[David Foster Wallace], like all authors today, wrote in the knowledge that the literary world would be filled with exactly those kinds of readers and critics who would dismiss his work out of hand for its artiness and pretension. And yet Foster Wallace wrote on, like a lot of writers do, in the stubborn belief in the good faith of his audience. . . . Julian Sanchez, commenting on the controversial footnotes, says “having notes at all announces ‘behold, I am a quirky, convoluted pomo novel .’” Again, I can’t blame him for feeling that way. But no book announces any such thing. Rather, it has that announced for it by the “fuming, unwanted ambassadors” that Ben Marcus rightly derided, the antique gatekeepers who unasked and unwanted try to save readers from books. This novel, faults and all, is a work of faith, and when read with trust and courage, will reward both.
It got me thinking about faith. It’s one of the most enigmatic, slippery concepts, and yet for so many people, so much hinges on faith. In a lot of ways, its enigmaticness and slipperiness are the point. But I think reading a book, in general, is an exercise in faith. (I’m NOT implying that reading A book is the same as believing in THE book. There are degrees here, folks.)
I mean, a movie, a TV show, a play; just like books, these are things that you can walk out on if they’re horrible. But even if you didn’t, movies and shows last a very finite and manageable amount of time. But a book, especially one as long and involved as Infinite Jest, is begging you to trust it. To have faith that things are actually going to work out, that things are going to make sense, or, barring that, not make sense in a way that is consistent and tolerable. A book is an investment, of time and actual like, mental engagement.
For this reason, an unsatisfying book is much worse than a lame movie or show. You see a bad movie, and it’s like, eh. You roll the dice and you takes your chances. But a bad book is like a betrayal. We open its pages with faith that the journey an author is taking us on is worth what we’re sacrificing. Unlike religious faith, the consequences aren’t as steep (thankfully). But that feeling of giving up something to the unknown and (for the moment) the unknowable, that’s what happens when you start a book. And when the book is 1000+ pages long, and as tough and demanding as Infinite Jest, you’re really hoping that things work out, for the characters in the book and for yourself.
It did! Stay tuned, everybody.
You all know how it is, when you hear a song and it just catches on with you, and you wind up listening to it a jillion times before it settles into the regular rotation of tunes that you cycle through. I had at least two of those songs this summer, that I came across randomly (one by means of a flukey Pandora station, the other from a mixtape a pal of mine made for a weekend trip to the Cape): “Coast to Coast,” by Elliott Smith, and “Change,” by Blind Melon. They’ve quite frankly been burning a hole in my iPod. They aren’t your prototypical boppin’ summer jams, but oh well. We don’t have a ton of control over the compelling things that come at us out of nowhere.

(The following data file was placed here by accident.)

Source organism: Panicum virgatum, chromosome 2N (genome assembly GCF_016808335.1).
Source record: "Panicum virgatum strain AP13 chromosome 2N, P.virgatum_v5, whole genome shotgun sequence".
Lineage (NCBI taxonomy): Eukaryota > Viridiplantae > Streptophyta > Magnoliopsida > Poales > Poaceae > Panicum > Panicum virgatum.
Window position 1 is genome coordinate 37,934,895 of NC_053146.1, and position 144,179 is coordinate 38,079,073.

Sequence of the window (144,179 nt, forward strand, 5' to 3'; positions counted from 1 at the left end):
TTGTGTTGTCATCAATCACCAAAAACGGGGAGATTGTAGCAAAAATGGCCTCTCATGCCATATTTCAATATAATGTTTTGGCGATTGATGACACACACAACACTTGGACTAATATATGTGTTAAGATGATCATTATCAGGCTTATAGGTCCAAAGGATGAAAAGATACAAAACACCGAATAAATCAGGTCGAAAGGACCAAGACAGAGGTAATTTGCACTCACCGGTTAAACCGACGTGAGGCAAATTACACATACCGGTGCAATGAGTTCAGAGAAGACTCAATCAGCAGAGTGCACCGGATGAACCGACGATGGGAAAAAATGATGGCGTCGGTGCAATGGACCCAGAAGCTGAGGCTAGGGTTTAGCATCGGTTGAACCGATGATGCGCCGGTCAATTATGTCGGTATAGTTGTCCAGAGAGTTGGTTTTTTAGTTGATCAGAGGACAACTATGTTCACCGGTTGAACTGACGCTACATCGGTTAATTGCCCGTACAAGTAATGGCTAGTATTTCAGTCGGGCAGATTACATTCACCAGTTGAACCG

I mention this because it was a year ago yesterday that David Foster Wallace hanged himself, a sad event that set the stage for the renewed interest in his opus Infinite Jest, which regular readers of Dangerous, Dirty, and Unfun will recall I just wrapped up. I didn’t realize this until a few days ago, but “Coast to Coast” and “Change,” songs that inexorably forced themselves onto my summer playlist, have the unfortunate coincidence of being recorded by artists who, like DFW, cut their own lives short: Smith from an apparently self-inflicted stab wound to the chest, and Blind Melon’s Shannon Hoon from a cocaine overdose.
I can’t lie, I was a little perturbed when this all became apparent to me. It’s a coincidence, but it’s a really weird one, and it got me thinking about how we deal when our favorite artists make a decision that they can’t take back. I’ll preface all this by saying that I’ve never had to deal with suicide personally; I can’t really even imagine what that would be like, and I kind of choose not to.
But the question of coping when the life of someone whose art we admire and love is cut short is one that I think a lot of us are familiar with. Any fan of Wallace or Smith or Cobain or Phoenix or Ledger knows what I’m talking about. Over at the Infinite Summer blog, guest writer John Moe, whose own brother committed suicide, discussed why he couldn’t bring himself to read IJ this summer. He brings up a few points that I wanted to address. Firstly is the issue of resentment. Moe writes:
I’m still upset at the author for being a thief. Ever been robbed? Like had your house burglarized and your stuff rummaged through and stolen? There’s this period right after it happens when you can’t believe that someone got into where you live, the space where you sleep and bathe and eat, and just took stuff you had bought and taken care of. David Foster Wallace hanged himself and robbed us of all the work he would have produced in the future. Our homes were stocked floor to ceiling with the promise of the best goddamn writing people could make and Wallace fucking ripped it off. I’m still walking around wanting to punch someone. Don’t bother calling the goddamn cops, they won’t do anything.